“I juggle work at home life with family life imperfectly,” she admits. “My biggest challenge is that I would prefer to work in long stretches of time, but with kids, it’s more like bits and pieces. The two solutions I’ve come up with or used in the past include one, swapping child care with friends so we each get a full or half day to ourselves while the other watches all of our kids, and two: trying to break down my tasks into small chunks so I can dive right back in and out of my list and stay organized.” 

It can be even more complicated when both parents telecommute from home. That’s the current lifestyle for Amy and John Saunders who live in Waynesville with their 3-year-old son. Amy’s parents own a highway construction company — A&P Services LLC in Brevard  and she serves as the vice president of operations. John is a software architect who works for a company in Chicago. 

John’s job is structured in a way that he is required to be at his computer from 8 a.m.-5 p.m. weekdays. But his home office doesn’t have a door, so Amy has to be creative about keeping their son quiet.

“We leave every morning around 9 or 9:30 and then come home for lunch,” she explained. In the afternoon, she fits in work as she can while her son has some quiet playtime. Once her husband is off work, they have a family dinner at 6, go through the bedtime routine and then Amy can hammer out details of her job that she couldn’t get to during the day.  

“As the VP of operations, I do all the scheduling, billing, general project management — I handle everything except estimating and HR stuff,” she said. “As long as the work gets done, it doesn’t matter when it gets done.” 

When I worked from home I had two major problems: how to turn off work and how to get clients to understand that I couldn’t run over for a meeting at the drop of a hat. It was all about boundaries. I had clients who didn’t respect the hours I tried to set and would give me a project at 5 or 6 p.m. and expect it the next morning, because “I worked from home.” When I was pregnant, I could make it to any meeting at any time. Once I had a child, it was a different story. I tried babysitters and nannies and would make set hours when I was available for meetings and appointments. Invariably, I worked on projects at home while the babysitter was there. As soon as she left, I’d get a call from a client to come over immediately.

Here’s how other families deal with childcare:

What can I put off?

Without close neighbors to rely on for babysitting, Amy and John care for their son almost 24/7 except for rare moments when the grandparents can step in. It’s a challenging schedule and can be stressful, but she says, “I wouldn’t change it for anything.”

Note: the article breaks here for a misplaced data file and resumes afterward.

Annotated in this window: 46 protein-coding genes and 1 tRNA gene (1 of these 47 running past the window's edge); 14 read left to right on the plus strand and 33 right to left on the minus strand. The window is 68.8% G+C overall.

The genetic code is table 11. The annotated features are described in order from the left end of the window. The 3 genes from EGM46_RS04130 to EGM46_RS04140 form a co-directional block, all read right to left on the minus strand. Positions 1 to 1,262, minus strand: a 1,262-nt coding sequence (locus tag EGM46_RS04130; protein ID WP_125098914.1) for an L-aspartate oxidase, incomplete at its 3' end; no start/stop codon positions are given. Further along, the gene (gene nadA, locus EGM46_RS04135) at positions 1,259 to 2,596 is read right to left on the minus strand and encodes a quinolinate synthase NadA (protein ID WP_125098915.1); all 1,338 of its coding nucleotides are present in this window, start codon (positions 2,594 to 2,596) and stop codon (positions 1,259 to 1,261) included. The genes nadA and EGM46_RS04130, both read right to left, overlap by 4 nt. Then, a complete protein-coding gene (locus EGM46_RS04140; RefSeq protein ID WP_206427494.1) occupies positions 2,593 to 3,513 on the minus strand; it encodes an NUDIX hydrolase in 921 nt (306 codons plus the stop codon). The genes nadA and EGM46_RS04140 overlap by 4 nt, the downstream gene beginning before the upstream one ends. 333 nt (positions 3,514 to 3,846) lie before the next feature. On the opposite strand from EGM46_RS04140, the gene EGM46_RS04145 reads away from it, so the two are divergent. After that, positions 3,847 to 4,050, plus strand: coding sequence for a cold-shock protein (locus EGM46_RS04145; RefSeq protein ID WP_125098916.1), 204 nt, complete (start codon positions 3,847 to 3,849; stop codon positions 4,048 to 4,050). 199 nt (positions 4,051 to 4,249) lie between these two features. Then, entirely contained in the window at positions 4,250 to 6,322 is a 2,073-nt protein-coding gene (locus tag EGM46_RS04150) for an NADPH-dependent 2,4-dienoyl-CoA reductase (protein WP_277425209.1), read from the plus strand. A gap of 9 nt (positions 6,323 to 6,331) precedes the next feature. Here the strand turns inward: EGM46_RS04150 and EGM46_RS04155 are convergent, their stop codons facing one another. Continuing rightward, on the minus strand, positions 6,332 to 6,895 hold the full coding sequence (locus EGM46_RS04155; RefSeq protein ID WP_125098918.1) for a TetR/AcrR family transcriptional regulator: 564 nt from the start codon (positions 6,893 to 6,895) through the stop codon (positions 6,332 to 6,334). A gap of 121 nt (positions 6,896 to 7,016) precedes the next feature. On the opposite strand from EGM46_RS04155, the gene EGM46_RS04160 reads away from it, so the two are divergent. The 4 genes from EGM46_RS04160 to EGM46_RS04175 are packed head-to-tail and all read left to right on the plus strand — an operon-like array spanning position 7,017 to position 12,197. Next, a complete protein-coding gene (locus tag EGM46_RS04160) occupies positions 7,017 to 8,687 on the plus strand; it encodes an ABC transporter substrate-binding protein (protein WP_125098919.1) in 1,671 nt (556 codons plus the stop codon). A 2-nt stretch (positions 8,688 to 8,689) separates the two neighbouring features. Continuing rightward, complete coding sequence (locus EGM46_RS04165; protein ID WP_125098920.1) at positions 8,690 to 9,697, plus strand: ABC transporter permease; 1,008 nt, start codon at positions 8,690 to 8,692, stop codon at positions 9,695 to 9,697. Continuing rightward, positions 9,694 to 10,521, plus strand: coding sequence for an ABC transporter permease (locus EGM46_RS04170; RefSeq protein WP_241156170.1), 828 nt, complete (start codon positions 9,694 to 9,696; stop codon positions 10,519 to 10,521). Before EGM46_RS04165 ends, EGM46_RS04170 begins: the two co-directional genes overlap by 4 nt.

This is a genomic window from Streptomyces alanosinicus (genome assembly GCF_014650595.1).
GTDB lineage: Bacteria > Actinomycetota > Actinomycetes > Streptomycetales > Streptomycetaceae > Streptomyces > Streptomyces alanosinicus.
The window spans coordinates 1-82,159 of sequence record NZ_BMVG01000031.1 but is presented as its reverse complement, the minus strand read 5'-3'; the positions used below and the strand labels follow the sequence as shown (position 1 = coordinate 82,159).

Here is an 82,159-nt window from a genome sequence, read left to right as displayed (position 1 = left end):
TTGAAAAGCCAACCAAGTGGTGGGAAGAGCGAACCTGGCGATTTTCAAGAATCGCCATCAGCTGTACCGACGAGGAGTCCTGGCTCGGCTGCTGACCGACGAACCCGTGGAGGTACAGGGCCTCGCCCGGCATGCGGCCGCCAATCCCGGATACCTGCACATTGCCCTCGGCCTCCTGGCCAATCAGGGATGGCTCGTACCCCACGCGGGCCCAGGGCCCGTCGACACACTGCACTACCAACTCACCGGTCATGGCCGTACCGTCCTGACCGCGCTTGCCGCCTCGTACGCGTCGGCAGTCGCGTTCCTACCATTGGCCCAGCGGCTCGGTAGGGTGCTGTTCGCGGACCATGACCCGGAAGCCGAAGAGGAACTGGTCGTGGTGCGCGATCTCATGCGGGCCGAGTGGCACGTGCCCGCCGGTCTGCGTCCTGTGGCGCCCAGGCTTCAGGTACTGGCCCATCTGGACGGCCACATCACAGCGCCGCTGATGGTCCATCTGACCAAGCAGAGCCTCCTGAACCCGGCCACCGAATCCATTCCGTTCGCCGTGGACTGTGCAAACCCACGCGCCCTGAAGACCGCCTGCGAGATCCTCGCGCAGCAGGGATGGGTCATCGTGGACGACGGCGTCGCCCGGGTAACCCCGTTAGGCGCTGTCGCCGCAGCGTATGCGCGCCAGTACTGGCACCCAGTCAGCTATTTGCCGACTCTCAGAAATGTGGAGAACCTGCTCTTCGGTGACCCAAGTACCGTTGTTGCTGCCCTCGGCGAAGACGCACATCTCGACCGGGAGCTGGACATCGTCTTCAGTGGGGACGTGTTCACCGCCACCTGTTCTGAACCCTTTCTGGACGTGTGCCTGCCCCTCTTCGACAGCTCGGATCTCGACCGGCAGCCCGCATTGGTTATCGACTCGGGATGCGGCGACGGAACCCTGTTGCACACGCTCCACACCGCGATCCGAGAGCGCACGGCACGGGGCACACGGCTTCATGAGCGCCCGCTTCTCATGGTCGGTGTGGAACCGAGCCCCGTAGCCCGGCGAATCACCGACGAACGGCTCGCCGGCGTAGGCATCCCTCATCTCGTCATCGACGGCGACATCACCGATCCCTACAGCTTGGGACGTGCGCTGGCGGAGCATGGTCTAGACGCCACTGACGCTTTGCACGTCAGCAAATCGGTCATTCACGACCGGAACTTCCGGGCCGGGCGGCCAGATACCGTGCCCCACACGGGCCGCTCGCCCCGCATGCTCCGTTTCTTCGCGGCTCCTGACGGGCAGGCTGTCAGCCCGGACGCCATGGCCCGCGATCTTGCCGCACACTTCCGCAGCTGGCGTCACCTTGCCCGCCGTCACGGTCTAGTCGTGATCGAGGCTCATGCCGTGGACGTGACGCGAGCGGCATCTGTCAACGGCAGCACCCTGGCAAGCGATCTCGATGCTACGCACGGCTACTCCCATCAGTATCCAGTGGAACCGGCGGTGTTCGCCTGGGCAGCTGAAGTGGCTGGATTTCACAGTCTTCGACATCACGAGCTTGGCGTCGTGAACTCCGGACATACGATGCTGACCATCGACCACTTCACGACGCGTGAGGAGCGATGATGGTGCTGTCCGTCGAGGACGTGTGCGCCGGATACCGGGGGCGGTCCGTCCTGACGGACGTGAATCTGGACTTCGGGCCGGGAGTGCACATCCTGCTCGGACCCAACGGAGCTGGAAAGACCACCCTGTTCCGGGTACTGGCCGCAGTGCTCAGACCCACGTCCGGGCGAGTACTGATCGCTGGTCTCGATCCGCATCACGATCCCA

What she is trying to change is her mindset that every work detail needs to be handled immediately. “If I get an email, I feel like I have to take care of it right away,” she said. “I’m learning that if I put something off until tomorrow, it’s probably going to be fine. Some things are time sensitive, but the majority of my job is not. I’m trying to find a balance.” 

Altamont Inspections is the business of Eddie and Angela Roberts, of Hendersonville. While Eddie is out making the inspections, Angela works from her home office to carry out all the details of running the business: scheduling, billing, troubleshooting, and setting priorities.

“I have a designated office space, so office work stays in the office,” Angela said. “I have set times to devote to work and I make a checklist each morning of the most important things to do.”

Having that list is crucial since they have two very active daughters — teens Anna and Emma — who are involved in band, gymnastics and other activities. “I always put family first,” she said. “If someone wants an inspection time that conflicts with my daughter’s band concert, I’ll offer them another day or time.”

She’s found it easier to keep separate email addresses and phone numbers for work and personal use, and she checks social media during her personal time. Angela also has learned to say “no” when she runs out of time.

“The PTO can find someone else to help with the dance decorations this time, but I’m happy to bring pre-packaged snacks,” she said as an example.  

Outside help

Her daughters are older now and more self-sufficient, but she also realizes the value of getting outside help to keep her household and business running smoothly.

“I hire help like a bi-weekly housekeeper, a lawn maintenance crew, and a caregiver to pick up the kids from school and help them with homework a couple of days a week,” she said. “I will also order groceries online and pick them up or have them delivered through Mother Earth Foods. A family dinner doesn’t have to be home cooked every night. I like to support local restaurants and order to-go or make a list of grocery stores that have weekly specials, like The Fresh Market changes their $20 ‘Little Big Meals’ that feed four each Tuesday and some Ingle’s delis have Friday steak nights.” 

With planning, dedication, and creative strategies, working from home can be a fruitful endeavor. And just think about all that traffic you don’t have to sit in day after day.